Jesus Aguilar (MIL-1B) continued to capitalize on his increased playing time, following up Friday's two-homer performance with another shot on Saturday against the Twins as part of an effort in which he went 1-3 with a pair of RBI. He's now batting .327 on the year with six homers and 19 RBI despite only recently getting regular at-bats. Aguilar has slashed his strikeout rate to 21.7% (28.8% career) and continues to walk a good bit (9.6% in 2018, 8.2% career) while maintaining his power, as evidenced by his .255 ISO (.240 last year). The batting average will certainly regress, as his .366 BABIP is a bit high (.338 career), but it should remain useful for fantasy purposes. A 27 year-old who never before really got an opportunity to play regularly, Aguilar is worth a speculative add or, at least, an add to the watch list.
Ian Happ (OF-CHC) mashed in both games of Saturday's doubleheader against the Reds, going 3-4 with a double, triple, homer, and walk in game one as well as 1-3 with a homer and two walks in the second game. The good news includes that he only struck out twice between the two games - he's whiffed at a 41.4% clip on the season. His struggles so far in 2018 might be attributed to irregular playing time, and his numbers are a mixed bag thus far. He's batting only .259 yet has a BABIP of .423. His ISO is down to .190 from .261 last year. But when he does make contact (again, 41.4% strikeout rate), he is making lots of hard contact (38.9%, compared to 32.8% last year), hitting far fewer groundballs (25.9% this year, 40.2% last year), and hitting more flyballs (51.9% in 2018, 39.7% last year). One has to like Happ's potential, but it's tough to put confidence in a guy who doesn't play regularly.
Jon Gray (SP-COL) got shelled by the Giants in San Francisco, giving up five earned runs on nine hits and one walk while striking out four in 3.2 innings of work. On the surface, it's been a terrible season for Gray, who now has a 5.34 ERA and 1.40 WHIP. The peripherals suggest that his owners should be patient, as he has a nice 10.19 K/9, solid 2.10 BB/9, a strong FIP of 3.04, and an even better xFIP of 2.97. His strand rate is a bit low at 63.7% (68.9% career) and his BABIP allowed is on the high side at .371 (.332 career). The hard-hit rate is a bit up for him as well (34.2% in 2018, 31.1% career), as is the line drive rate (25.2% this year, 24% career), although neither is astronomical. It does largely appear to be bad luck, as his 1.4 WAR heading into Saturday's start highlights his value. Ride it out and enjoy the correction to the mean going forward (or consider adding him if someone dumped him in your league).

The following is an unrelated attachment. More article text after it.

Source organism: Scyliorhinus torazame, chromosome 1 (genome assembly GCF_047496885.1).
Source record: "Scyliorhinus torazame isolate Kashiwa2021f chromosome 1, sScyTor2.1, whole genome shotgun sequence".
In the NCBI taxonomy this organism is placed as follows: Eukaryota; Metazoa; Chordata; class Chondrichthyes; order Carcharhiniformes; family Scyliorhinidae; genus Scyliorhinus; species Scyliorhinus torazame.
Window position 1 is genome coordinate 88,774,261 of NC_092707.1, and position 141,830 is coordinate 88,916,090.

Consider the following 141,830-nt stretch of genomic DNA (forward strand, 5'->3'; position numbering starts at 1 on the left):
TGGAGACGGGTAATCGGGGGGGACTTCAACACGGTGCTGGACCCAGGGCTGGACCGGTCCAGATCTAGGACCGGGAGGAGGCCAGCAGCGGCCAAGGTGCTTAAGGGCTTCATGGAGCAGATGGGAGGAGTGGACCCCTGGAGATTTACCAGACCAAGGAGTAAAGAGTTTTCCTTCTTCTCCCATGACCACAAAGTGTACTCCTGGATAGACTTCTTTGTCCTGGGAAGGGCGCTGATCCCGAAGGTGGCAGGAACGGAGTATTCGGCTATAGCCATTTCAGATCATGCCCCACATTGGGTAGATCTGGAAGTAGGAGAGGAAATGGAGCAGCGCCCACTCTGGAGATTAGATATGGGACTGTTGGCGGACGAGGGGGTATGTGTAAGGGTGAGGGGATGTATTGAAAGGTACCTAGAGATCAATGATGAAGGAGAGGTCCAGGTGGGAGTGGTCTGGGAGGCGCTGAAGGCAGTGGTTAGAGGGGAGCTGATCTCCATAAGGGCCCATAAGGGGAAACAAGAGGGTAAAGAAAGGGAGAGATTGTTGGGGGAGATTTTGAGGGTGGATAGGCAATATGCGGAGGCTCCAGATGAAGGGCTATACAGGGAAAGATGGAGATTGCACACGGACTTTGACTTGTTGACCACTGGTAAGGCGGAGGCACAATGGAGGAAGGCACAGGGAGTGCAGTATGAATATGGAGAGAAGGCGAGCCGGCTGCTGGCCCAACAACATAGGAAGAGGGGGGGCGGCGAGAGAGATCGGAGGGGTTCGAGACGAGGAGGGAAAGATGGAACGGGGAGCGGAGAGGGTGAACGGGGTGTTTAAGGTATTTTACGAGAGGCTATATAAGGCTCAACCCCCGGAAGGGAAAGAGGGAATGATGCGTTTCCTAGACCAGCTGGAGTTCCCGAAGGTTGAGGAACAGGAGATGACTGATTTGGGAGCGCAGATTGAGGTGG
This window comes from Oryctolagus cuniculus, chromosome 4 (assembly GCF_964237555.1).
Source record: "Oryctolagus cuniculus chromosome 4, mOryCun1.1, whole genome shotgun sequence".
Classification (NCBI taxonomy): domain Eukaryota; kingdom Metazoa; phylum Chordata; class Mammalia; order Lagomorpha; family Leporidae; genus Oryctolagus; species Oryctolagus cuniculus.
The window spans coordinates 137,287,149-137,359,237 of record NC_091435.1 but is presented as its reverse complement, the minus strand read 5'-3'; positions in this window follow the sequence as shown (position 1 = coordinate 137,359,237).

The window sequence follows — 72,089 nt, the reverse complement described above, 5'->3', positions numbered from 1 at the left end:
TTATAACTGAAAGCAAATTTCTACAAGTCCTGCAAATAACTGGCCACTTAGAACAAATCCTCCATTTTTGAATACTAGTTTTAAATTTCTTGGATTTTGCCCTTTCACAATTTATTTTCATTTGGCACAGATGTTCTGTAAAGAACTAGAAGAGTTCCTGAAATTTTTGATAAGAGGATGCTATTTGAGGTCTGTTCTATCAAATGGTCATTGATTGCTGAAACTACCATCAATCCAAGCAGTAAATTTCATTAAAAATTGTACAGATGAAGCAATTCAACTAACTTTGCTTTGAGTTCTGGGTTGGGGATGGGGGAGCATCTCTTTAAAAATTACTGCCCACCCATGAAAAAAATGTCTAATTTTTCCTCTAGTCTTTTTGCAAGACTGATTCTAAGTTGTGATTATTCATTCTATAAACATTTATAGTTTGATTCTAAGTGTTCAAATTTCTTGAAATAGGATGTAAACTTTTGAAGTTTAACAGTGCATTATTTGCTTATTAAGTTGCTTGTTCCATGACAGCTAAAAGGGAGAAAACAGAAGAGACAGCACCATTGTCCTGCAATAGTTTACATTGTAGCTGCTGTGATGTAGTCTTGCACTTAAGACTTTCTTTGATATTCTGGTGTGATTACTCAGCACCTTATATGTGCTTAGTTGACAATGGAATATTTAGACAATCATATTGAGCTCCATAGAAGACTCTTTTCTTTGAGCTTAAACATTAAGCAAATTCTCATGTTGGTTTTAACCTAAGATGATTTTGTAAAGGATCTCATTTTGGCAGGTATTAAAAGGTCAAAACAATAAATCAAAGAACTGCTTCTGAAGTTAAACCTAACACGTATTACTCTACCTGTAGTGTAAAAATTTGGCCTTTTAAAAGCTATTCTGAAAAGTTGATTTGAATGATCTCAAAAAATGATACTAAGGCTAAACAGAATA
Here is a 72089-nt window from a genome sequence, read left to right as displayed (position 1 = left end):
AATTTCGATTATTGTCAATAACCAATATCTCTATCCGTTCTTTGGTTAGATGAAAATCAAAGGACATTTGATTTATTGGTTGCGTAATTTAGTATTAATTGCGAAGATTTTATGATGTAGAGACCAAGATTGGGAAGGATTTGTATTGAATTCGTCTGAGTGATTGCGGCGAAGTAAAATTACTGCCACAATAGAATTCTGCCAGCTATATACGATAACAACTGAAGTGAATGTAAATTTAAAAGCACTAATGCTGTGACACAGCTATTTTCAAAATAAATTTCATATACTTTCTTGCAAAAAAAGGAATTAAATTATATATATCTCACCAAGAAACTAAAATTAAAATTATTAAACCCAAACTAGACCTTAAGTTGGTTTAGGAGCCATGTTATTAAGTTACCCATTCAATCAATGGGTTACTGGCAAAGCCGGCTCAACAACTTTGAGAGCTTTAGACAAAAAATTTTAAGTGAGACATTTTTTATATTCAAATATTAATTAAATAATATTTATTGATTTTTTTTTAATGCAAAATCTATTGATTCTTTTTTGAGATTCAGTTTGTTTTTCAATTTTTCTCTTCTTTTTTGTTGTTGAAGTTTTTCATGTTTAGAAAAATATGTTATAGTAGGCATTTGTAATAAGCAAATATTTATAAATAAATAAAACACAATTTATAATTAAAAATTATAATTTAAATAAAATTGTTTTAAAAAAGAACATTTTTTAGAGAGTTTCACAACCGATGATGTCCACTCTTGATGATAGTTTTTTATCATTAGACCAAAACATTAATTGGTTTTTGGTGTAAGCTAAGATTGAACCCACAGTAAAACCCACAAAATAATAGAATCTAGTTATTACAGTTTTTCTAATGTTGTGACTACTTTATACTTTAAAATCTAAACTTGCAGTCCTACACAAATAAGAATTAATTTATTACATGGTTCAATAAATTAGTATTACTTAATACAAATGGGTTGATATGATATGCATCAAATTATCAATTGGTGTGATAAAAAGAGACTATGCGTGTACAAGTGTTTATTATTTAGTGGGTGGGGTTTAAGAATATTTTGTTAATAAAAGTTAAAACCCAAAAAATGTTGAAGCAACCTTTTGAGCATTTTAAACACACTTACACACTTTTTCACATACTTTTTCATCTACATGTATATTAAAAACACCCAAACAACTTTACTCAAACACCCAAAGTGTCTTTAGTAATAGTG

Kenley Jansen (RP-LAD) pitched a clean ninth inning in game one of Saturday's doubleheader with the Nationals to earn his seventh save of the season. He failed to record a strikeout, dropping his K/9 to just 8.68 on the season; that would easily be a career low, as he has never posted a K/9 below 13 in his major-league career. He's also given up walks, at a 2.89 BB/9 rate, more often than he has since 2012, when he walked 3.05 batters per nine innings (2.40 BB/9 career). He's been a bit lucky in terms of BABIP allowed, as his .245 figure to date is lower than his .273 career clip while he's been a bit unlucky when it comes to stranding runners - he's done so at a 73% rate this year while stranding 83% in his career. Perhaps unsurprisingly, he's getting hit harder than ever before (34% hard-hit rate this year, 28.2% career). His fastball velocity is down to 92.3 MPG, a full tick slower than last year, and he throws the pitch 93% of the time (his slider, also down a full MPH, accounts for the other 7%). Maybe he turns things around and gets back to his dominant form, but the numbers aren't pretty; his 3.38 ERA doesn't seem terrible, but he has a 4.27 FIP and 4.44 xFIP. Yikes.
Sean Newcomb (SP-ATL) continued his excellent start to 2018 with another strong outing on Saturday against the Marlins. In six innings, he gave up just one run on four hits and two walks while striking out four. Despite a 4.10 BB/9 (down from 5.13 last year), he has posted an ERA of 2.39 and a WHIP of 1.14 because opponents are hitting just .193 against him. His .256 BABIP against will likely regress toward the .327 that he posted last year, meaning that his ERA will also move toward his 3.08 FIP and 3.63 xFIP. To be fair, he is making some of his own luck with a hard-hit rate of just 26.3% allowed while nearly half of all batted balls given up have been on the ground (49.6%). Even with a bit of regression going forward, the soon-to-be 25 year-old is putting together a breakout campaign that features a 9.91 K/9.
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